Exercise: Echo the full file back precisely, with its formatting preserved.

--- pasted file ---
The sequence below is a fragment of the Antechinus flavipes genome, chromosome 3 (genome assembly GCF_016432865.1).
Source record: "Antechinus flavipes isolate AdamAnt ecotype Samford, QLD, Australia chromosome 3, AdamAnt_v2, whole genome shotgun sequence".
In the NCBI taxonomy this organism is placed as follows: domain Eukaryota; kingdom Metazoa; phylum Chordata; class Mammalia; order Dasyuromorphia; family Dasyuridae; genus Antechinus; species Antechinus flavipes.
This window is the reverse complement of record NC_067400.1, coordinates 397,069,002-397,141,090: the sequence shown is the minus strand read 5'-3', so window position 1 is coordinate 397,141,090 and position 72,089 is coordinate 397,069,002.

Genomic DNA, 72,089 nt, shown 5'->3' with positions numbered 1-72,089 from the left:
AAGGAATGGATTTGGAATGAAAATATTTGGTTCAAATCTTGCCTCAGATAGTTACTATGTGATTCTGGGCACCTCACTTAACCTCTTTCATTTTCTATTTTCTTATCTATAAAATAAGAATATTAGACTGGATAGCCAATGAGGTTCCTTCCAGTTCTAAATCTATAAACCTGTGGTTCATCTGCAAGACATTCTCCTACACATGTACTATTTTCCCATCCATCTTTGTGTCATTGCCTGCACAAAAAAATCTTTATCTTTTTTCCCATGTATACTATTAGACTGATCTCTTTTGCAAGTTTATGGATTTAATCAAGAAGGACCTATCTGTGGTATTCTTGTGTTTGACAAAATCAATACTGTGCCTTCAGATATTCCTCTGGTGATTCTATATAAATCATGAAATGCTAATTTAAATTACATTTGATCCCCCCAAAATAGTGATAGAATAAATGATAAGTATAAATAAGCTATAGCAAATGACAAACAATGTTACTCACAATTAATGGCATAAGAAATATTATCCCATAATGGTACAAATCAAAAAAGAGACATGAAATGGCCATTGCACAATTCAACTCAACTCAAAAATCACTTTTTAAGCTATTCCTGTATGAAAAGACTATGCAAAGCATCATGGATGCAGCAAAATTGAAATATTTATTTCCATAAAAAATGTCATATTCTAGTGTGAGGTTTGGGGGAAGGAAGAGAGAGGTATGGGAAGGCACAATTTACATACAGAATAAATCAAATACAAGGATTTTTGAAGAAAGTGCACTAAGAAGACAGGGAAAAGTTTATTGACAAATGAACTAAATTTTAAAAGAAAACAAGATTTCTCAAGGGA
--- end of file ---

The sequence below is a fragment of the Antechinus flavipes genome, chromosome 3 (genome assembly GCF_016432865.1).
Source record: "Antechinus flavipes isolate AdamAnt ecotype Samford, QLD, Australia chromosome 3, AdamAnt_v2, whole genome shotgun sequence".
In the NCBI taxonomy this organism is placed as follows: domain Eukaryota; kingdom Metazoa; phylum Chordata; class Mammalia; order Dasyuromorphia; family Dasyuridae; genus Antechinus; species Antechinus flavipes.
This window is the reverse complement of record NC_067400.1, coordinates 397,069,002-397,141,090: the sequence shown is the minus strand read 5'-3', so window position 1 is coordinate 397,141,090 and position 72,089 is coordinate 397,069,002.

Genomic DNA, 72,089 nt, shown 5'->3' with positions numbered 1-72,089 from the left:
AAGGAATGGATTTGGAATGAAAATATTTGGTTCAAATCTTGCCTCAGATAGTTACTATGTGATTCTGGGCACCTCACTTAACCTCTTTCATTTTCTATTTTCTTATCTATAAAATAAGAATATTAGACTGGATAGCCAATGAGGTTCCTTCCAGTTCTAAATCTATAAACCTGTGGTTCATCTGCAAGACATTCTCCTACACATGTACTATTTTCCCATCCATCTTTGTGTCATTGCCTGCACAAAAAAATCTTTATCTTTTTTCCCATGTATACTATTAGACTGATCTCTTTTGCAAGTTTATGGATTTAATCAAGAAGGACCTATCTGTGGTATTCTTGTGTTTGACAAAATCAATACTGTGCCTTCAGATATTCCTCTGGTGATTCTATATAAATCATGAAATGCTAATTTAAATTACATTTGATCCCCCCAAAATAGTGATAGAATAAATGATAAGTATAAATAAGCTATAGCAAATGACAAACAATGTTACTCACAATTAATGGCATAAGAAATATTATCCCATAATGGTACAAATCAAAAAAGAGACATGAAATGGCCATTGCACAATTCAACTCAACTCAAAAATCACTTTTTAAGCTATTCCTGTATGAAAAGACTATGCAAAGCATCATGGATGCAGCAAAATTGAAATATTTATTTCCATAAAAAATGTCATATTCTAGTGTGAGGTTTGGGGGAAGGAAGAGAGAGGTATGGGAAGGCACAATTTACATACAGAATAAATCAAATACAAGGATTTTTGAAGAAAGTGCACTAAGAAGACAGGGAAAAGTTTATTGACAAATGAACTAAATTTTAAAAGAAAACAAGATTTCTCAAGGGA